And Congresswoman [Nita] Lowey said it so well.  This is four months, we have had four CRs.  [Four] CRs, five shutdowns of government.  Let's just look to the future.  

We ask the President to come to the table so we can get this done.  The purpose of today is to once again say this isn’t about misrepresentations that are being put out or misunderstandings that people may have.  Every dollar we want to have in parity is a bipartisan dollar related to the priorities we shared today.  There are others.  

Yes, sir? 

* * *

Q:  We are hearing there is a possible compromise taking shape where the President would get all the money he wants for his wall in exchange for protections for the DREAMers.  Would House Democrats support such a deal? 

Leader Pelosi.  All of the money he wants for his wall?

Q:  $20 billion.

Leader Pelosi.  Well, come on.  Let me say this.  We all have a responsibility to protect our borders, north and south.  There’s no question about that.  So what do we need to do that?  Why don’t we have an appraisal of what that should be?  Right now our [Congresswoman Lucille] Roybal-Allard is our Ranking Member on the Subcommittee that does Homeland Security and they are responding to what the Border Patrol says that they need.  That’s largely what’s in your discussion among the appropriators. 

When we talk, when we had a bipartisan bill coming out of the Senate, there was much more of a commitment to more border infrastructure but we were protecting 11 million people, this is in the hundreds of thousands, every one of them precious and dear to us that we want to protect. 

You are on the wrong path if you think $20 billion.  We are trying to protect opioids and our veterans and all of these things.  

Q:  I understand but –

Leader Pelosi.  There can be a compromise!  

Q:  But if there’s a deal that comes out –

Leader Pelosi.  I don’t think there’s a deal that comes out.  I’m not dealing in hypotheticals.  What they’re talking about – none of us is at a table where they’re talking about $20 billion.  Should there be fencing?  Should there be technology?  Should they mow the grass so that people can’t hide in it?  Should there be bricks and mortars some place?  We’ll see what works but I’ll end it there unless Michelle [Lujan-Grisham] wants to speak to that.

Congresswoman Michelle Lujan-Grisham.  We’re reading what you write, so thank you very much, it’s very helpful!


Given that Kelly, just met, Chief of Staff, with the Congressional Hispanic Caucus and he confirmed that when you’re a candidate you don’t have the same information and you change your mind.  What you said on the campaign trail is different than what you might do at the White House.  A less informed -- I am repeating what my colleagues are reminding me about this meeting.  

The issue is, one day it is clear from the White House about some aspects, and one day it is nothing we are getting out of the White House.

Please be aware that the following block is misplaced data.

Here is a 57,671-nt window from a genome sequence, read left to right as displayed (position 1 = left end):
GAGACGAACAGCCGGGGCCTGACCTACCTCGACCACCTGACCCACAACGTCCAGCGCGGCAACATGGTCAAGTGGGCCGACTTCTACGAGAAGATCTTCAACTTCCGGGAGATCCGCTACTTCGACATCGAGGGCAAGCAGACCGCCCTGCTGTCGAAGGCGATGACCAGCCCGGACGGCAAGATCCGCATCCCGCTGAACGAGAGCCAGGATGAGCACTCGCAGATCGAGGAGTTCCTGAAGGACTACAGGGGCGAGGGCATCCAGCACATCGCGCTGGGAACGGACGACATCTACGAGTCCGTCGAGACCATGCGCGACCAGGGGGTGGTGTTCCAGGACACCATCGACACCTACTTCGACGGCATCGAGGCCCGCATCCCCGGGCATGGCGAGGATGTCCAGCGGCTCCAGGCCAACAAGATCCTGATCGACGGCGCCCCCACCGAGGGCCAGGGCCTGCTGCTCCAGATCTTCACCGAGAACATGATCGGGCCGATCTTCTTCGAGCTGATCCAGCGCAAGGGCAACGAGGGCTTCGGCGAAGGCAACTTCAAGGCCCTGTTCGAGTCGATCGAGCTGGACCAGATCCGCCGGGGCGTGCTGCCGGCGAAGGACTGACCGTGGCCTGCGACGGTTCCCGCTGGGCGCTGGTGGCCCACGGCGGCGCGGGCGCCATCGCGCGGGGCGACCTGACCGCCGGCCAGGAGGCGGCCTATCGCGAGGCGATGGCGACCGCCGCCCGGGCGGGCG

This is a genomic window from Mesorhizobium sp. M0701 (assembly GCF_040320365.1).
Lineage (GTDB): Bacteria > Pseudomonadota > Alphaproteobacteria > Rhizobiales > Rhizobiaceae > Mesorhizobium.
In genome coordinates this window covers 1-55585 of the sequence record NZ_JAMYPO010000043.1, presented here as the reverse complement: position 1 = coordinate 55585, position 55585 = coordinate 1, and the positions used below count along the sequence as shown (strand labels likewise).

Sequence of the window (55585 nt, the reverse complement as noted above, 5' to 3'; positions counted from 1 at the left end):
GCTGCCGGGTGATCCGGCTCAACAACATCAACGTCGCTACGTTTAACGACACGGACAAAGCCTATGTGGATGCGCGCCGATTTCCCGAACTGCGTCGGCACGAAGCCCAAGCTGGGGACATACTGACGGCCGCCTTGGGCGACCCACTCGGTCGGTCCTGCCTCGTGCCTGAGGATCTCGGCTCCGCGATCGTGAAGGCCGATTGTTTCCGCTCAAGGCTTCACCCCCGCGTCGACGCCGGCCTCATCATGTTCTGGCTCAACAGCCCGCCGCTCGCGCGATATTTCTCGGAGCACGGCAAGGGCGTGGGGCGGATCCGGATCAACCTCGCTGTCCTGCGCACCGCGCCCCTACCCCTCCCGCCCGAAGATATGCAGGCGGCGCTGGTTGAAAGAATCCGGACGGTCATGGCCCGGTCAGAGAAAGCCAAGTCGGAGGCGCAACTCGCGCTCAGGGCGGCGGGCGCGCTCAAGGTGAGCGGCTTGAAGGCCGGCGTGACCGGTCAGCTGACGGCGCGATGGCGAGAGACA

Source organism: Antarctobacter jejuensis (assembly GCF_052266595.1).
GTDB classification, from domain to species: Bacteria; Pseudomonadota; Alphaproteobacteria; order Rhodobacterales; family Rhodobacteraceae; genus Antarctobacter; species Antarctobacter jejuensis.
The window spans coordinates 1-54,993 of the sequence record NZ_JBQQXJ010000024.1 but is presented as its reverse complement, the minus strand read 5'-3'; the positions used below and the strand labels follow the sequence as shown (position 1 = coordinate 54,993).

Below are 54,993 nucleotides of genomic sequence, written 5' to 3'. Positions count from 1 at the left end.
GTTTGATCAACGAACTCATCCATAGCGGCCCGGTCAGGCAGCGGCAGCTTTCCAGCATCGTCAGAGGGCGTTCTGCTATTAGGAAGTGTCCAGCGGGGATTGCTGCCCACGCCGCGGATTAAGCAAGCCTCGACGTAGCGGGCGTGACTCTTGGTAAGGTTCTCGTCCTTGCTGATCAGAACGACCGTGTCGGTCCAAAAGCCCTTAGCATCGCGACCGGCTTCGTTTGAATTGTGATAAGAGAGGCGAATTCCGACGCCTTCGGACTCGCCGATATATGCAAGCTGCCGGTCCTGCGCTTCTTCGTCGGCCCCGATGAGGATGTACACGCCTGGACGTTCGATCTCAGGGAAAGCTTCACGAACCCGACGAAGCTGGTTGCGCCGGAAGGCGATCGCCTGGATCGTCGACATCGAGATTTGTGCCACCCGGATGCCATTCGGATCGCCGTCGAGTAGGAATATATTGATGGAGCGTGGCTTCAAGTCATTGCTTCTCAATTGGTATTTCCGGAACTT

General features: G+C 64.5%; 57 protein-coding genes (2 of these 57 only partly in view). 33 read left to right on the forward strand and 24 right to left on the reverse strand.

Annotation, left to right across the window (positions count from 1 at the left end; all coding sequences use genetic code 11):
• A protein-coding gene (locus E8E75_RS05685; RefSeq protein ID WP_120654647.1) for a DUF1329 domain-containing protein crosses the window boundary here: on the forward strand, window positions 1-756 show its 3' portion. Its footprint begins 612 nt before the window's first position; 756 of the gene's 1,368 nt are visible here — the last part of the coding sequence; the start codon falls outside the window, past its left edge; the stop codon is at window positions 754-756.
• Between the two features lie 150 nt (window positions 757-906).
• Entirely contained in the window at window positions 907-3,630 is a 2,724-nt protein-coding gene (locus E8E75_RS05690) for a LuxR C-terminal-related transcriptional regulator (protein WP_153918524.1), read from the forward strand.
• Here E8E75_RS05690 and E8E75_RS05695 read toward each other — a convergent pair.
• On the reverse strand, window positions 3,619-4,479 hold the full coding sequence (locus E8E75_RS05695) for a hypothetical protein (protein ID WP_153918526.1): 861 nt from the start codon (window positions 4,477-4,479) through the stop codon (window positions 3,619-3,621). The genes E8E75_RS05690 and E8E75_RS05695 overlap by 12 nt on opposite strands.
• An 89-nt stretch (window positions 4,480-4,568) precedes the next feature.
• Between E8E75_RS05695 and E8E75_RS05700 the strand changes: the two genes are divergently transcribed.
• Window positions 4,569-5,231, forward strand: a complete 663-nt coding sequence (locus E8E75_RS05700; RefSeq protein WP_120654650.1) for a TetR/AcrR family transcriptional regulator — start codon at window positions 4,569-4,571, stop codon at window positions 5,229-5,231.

I agree with the Leader that until we see something from the White House and clear language from the Senate, there is nothing to react to.  The last contact we had with Kelly is [he said] ‘that wouldn’t make any sense a wall, whatsoever.’  That is the last statement that he made.  Notwithstanding infrastructure and security, that is the last statement he made to the Congressional Hispanic Caucus.

Leader Pelosi.  The original author of the DREAM Act, Congresswoman -- here she is – Lucille Royall-Allard and now she is a Ranking Member on the Homeland Security Subcommittee of Appropriations. I’ve spoken but you know more –

Congresswoman Lucille Roybal-Allard.  Let me just follow up with what the Congresswoman said about our meeting with Kelly.  I’m the one that asked him the question – to define the wall.  Because when we talk to different people, they have different ideas about what the wall is.  So he made it clear, it was not the Trump Wall of the campaign but it would include lots of things.  It could be levees or fencing, including technology.  One point he made was that Border Patrol had to be part of making those decisions. 

What we did was, with the Hurd-Aguilar Bill, we went to Border Patrol -- they have a 10-year plan – and we took their recommendations of what could be done and what was needed to secure our border and we put those into the Hurd-Aguilar bill, on the security part.  That is what we are trying to get passed. 

It meets the requirement on border security that Kelly told us and also meets the desires of those who support DREAMers, it also meets those requirements.  It is bipartisan.  Something that has been worked on by both Republicans and Democrats from which we are getting more and more support.  We are getting 26 Republicans now and there’s others who say if it comes to the Floor we will vote for it.

So again, the question is, Speaker Ryan why aren’t you bringing up this bill?  It’s a bipartisan bill.  It meets the requirements of the White House according to Kelly, it meets the requirements of those who are supporting the DREAMers.